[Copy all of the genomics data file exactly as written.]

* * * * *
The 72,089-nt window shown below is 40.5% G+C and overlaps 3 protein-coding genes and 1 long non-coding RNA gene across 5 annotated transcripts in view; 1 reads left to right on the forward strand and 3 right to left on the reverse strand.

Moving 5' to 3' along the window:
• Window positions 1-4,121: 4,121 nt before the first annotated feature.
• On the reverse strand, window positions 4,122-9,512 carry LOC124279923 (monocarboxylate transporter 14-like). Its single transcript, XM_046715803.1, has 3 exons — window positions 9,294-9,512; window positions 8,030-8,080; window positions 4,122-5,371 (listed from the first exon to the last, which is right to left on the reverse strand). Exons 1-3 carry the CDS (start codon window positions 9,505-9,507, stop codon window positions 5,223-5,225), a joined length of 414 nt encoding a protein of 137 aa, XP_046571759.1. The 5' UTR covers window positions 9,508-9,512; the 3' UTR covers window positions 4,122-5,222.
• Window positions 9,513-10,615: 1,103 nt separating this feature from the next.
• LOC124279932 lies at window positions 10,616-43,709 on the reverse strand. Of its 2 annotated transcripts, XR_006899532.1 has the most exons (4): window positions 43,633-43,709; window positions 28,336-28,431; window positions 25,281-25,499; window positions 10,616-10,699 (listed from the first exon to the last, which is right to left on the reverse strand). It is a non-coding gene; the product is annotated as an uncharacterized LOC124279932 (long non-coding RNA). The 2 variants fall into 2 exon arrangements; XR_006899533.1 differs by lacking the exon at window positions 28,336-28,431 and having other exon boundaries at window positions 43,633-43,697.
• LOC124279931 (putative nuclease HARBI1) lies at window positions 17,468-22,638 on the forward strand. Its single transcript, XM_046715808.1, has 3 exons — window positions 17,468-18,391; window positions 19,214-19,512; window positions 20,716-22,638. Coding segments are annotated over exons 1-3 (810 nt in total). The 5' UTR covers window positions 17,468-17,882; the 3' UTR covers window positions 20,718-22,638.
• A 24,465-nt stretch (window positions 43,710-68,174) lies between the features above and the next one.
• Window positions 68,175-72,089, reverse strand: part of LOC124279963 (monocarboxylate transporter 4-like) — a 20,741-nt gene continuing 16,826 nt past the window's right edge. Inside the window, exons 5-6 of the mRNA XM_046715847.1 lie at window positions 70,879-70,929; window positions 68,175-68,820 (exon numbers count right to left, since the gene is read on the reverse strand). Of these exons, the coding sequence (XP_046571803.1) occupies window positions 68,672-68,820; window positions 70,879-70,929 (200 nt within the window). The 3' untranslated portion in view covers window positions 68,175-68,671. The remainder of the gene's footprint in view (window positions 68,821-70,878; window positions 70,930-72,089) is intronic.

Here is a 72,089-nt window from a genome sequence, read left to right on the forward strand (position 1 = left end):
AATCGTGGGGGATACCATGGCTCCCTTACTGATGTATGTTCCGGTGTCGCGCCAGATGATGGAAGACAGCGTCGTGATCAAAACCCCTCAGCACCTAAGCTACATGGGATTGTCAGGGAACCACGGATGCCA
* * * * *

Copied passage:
The 72,089-nt window shown below is 40.5% G+C and overlaps 3 protein-coding genes and 1 long non-coding RNA gene across 5 annotated transcripts in view; 1 reads left to right on the forward strand and 3 right to left on the reverse strand.

Moving 5' to 3' along the window:
• Window positions 1-4,121: 4,121 nt before the first annotated feature.
• On the reverse strand, window positions 4,122-9,512 carry LOC124279923 (monocarboxylate transporter 14-like). Its single transcript, XM_046715803.1, has 3 exons — window positions 9,294-9,512; window positions 8,030-8,080; window positions 4,122-5,371 (listed from the first exon to the last, which is right to left on the reverse strand). Exons 1-3 carry the CDS (start codon window positions 9,505-9,507, stop codon window positions 5,223-5,225), a joined length of 414 nt encoding a protein of 137 aa, XP_046571759.1. The 5' UTR covers window positions 9,508-9,512; the 3' UTR covers window positions 4,122-5,222.
• Window positions 9,513-10,615: 1,103 nt separating this feature from the next.
• LOC124279932 lies at window positions 10,616-43,709 on the reverse strand. Of its 2 annotated transcripts, XR_006899532.1 has the most exons (4): window positions 43,633-43,709; window positions 28,336-28,431; window positions 25,281-25,499; window positions 10,616-10,699 (listed from the first exon to the last, which is right to left on the reverse strand). It is a non-coding gene; the product is annotated as an uncharacterized LOC124279932 (long non-coding RNA). The 2 variants fall into 2 exon arrangements; XR_006899533.1 differs by lacking the exon at window positions 28,336-28,431 and having other exon boundaries at window positions 43,633-43,697.
• LOC124279931 (putative nuclease HARBI1) lies at window positions 17,468-22,638 on the forward strand. Its single transcript, XM_046715808.1, has 3 exons — window positions 17,468-18,391; window positions 19,214-19,512; window positions 20,716-22,638. Coding segments are annotated over exons 1-3 (810 nt in total). The 5' UTR covers window positions 17,468-17,882; the 3' UTR covers window positions 20,718-22,638.
• A 24,465-nt stretch (window positions 43,710-68,174) lies between the features above and the next one.
• Window positions 68,175-72,089, reverse strand: part of LOC124279963 (monocarboxylate transporter 4-like) — a 20,741-nt gene continuing 16,826 nt past the window's right edge. Inside the window, exons 5-6 of the mRNA XM_046715847.1 lie at window positions 70,879-70,929; window positions 68,175-68,820 (exon numbers count right to left, since the gene is read on the reverse strand). Of these exons, the coding sequence (XP_046571803.1) occupies window positions 68,672-68,820; window positions 70,879-70,929 (200 nt within the window). The 3' untranslated portion in view covers window positions 68,175-68,671. The remainder of the gene's footprint in view (window positions 68,821-70,878; window positions 70,930-72,089) is intronic.

Here is a 72,089-nt window from a genome sequence, read left to right on the forward strand (position 1 = left end):
AATCGTGGGGGATACCATGGCTCCCTTACTGATGTATGTTCCGGTGTCGCGCCAGATGATGGAAGACAGCGTCGTGATCAAAACCCCTCAGCACCTAAGCTACATGGGATTGTCAGGGAACCACGGATGCCA